How Do Horses Hurt Their Hocks?
by Karen S. Johnson, Demand Media
Your horse’s hocks are an essential part of his hind end, which is akin to a vehicle’s engine. He pushes off it to jump and go forward, and turns on it to spin. Each hock – or tarsus – needs to bend and flex accordingly. Hocks are a complex collection of joints, bones and ligaments, and their workload and prominence on the backs of your horse’s legs leave them vulnerable to injury.
Purpose of Hocks
Think of how you rely on your ankles to support your weight and perform simple, physical tasks — from walking to your car to putting on your socks. When your ankle is damaged, it affects the way you move. Your horse’s hocks are the equivalent of the human ankle. Without healthy hocks he can’t run, jump or even walk comfortably. He may try to compensate, often resulting in back discomfort; in fact, many times back problems are treated without giving adequate consideration to the hocks.
Overall, if your horse has good conformation that is suited for his sport, he’ll have fewer problems than one with conformation flaws.
Your horse will succumb to normal wear and tear associated with joint use and old age, just as you will. This is particularly true if he competes — launching himself over jumps and turning hard and fast on his haunches will wear the hocks down much faster than the occasional lope through a grassy field.
When degeneration occurs, the spaces between the hock joints decrease. Typically your horse will feel some pain during this process; look for shortened strides or overall performance decrease. An oral or injectable joint supplement may prolong the process and ease his pain. In more advanced cases, your vet may inject the joint directly.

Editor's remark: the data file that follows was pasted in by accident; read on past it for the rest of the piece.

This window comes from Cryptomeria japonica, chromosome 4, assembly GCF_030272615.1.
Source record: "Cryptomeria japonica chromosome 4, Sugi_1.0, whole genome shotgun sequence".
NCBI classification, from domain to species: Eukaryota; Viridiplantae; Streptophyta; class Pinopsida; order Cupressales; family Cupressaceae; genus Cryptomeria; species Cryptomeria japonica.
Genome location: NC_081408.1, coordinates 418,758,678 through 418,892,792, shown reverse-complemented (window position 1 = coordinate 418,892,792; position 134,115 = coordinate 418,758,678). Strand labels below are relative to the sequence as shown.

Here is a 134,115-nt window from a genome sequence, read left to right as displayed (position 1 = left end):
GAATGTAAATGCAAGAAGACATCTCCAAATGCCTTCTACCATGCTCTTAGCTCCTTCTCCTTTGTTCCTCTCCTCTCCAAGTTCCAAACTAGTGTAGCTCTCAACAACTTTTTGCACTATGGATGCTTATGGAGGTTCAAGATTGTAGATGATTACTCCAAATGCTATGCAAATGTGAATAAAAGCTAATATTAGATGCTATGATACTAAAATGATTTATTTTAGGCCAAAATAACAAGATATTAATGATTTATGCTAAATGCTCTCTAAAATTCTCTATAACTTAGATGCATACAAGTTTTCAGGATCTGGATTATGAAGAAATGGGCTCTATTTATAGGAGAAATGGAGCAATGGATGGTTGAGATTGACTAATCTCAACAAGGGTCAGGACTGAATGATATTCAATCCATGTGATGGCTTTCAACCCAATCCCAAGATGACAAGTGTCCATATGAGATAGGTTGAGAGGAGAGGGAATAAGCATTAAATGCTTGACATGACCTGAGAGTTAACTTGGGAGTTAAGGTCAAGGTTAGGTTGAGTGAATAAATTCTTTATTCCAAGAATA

Some early indications of degeneration, such as swelling, are referred to as bone spavin.
Over time, the hock joints fuse. Oddly enough, this typically relieves pain and your horse may even return to full or near-full soundness. In some cases, your vet can surgically or chemically fuse some hock joints.
Tendons and Ligaments
The bones and joints in the hocks are joined by tendons and ligaments. The good news is that rear ligament damage is not as common as joint wear, but if they tear and your horse is not properly treated, he may not recover.
If you notice a small laceration or sore on the outside of your horse’s hock, he may be injuring himself when he gets up. This typically happens on hard ground, or if there is not enough bedding in his stall.
These sores aren’t serious, but they can be painful and need to be treated with ointment and a protective covering. You can’t do much about him lying down and getting up when he’s outside, but you can put down more stall bedding.
Other, more serious cuts can occur from pasture fencing, or even tree branches. Cuts near the hock joints should always be seen and properly treated by a veterinarian, particularly if there is heat and swelling; if your horse gets an infection in the hock joint it could cause permanent lameness.
OCD is the abbreviation for osteochondrosis dissecans. Often swelling on the upper portion of the hock, known as a bog spavin, is an indication of OCD.
The condition is fairly prevalent in large, young horses, such as warmbloods. Some owners try to facilitate growth by over-feeding their youngsters. This can create a nutritional imbalance that interferes with bone and cartilage development. It’s typically not noticed until the horse starts work, and may require surgical intervention to remove detached bone.
Homeopathy and Bowen Therapy can help maintain your horse’s health. If you have a horse that is unwell and you would like to manage it in a more natural way please contact me.
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The information contained in this website is not intended to replace guidance from your veterinarian. Bowen Therapy and Homeopathy are complementary to veterinary treatment and the general care of the animal.